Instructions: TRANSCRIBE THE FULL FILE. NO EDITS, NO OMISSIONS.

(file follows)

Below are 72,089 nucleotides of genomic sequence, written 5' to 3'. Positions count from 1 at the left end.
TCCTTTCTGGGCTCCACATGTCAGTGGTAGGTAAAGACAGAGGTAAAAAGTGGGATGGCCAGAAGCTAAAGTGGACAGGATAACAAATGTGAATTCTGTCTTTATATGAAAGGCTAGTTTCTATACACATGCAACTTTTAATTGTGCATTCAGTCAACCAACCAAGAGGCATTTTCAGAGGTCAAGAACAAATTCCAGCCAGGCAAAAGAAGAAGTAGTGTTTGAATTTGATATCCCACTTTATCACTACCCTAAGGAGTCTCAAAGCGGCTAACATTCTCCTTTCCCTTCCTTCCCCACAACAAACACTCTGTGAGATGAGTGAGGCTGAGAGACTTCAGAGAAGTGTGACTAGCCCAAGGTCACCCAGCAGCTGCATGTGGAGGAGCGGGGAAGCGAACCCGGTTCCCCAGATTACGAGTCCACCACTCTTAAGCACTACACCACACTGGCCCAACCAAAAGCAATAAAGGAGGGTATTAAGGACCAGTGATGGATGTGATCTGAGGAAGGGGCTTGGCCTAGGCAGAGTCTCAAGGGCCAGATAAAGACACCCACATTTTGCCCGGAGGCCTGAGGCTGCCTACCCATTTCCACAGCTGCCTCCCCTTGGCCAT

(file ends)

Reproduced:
Below are 72,089 nucleotides of genomic sequence, written 5' to 3'. Positions count from 1 at the left end.
TCCTTTCTGGGCTCCACATGTCAGTGGTAGGTAAAGACAGAGGTAAAAAGTGGGATGGCCAGAAGCTAAAGTGGACAGGATAACAAATGTGAATTCTGTCTTTATATGAAAGGCTAGTTTCTATACACATGCAACTTTTAATTGTGCATTCAGTCAACCAACCAAGAGGCATTTTCAGAGGTCAAGAACAAATTCCAGCCAGGCAAAAGAAGAAGTAGTGTTTGAATTTGATATCCCACTTTATCACTACCCTAAGGAGTCTCAAAGCGGCTAACATTCTCCTTTCCCTTCCTTCCCCACAACAAACACTCTGTGAGATGAGTGAGGCTGAGAGACTTCAGAGAAGTGTGACTAGCCCAAGGTCACCCAGCAGCTGCATGTGGAGGAGCGGGGAAGCGAACCCGGTTCCCCAGATTACGAGTCCACCACTCTTAAGCACTACACCACACTGGCCCAACCAAAAGCAATAAAGGAGGGTATTAAGGACCAGTGATGGATGTGATCTGAGGAAGGGGCTTGGCCTAGGCAGAGTCTCAAGGGCCAGATAAAGACACCCACATTTTGCCCGGAGGCCTGAGGCTGCCTACCCATTTCCACAGCTGCCTCCCCTTGGCCAT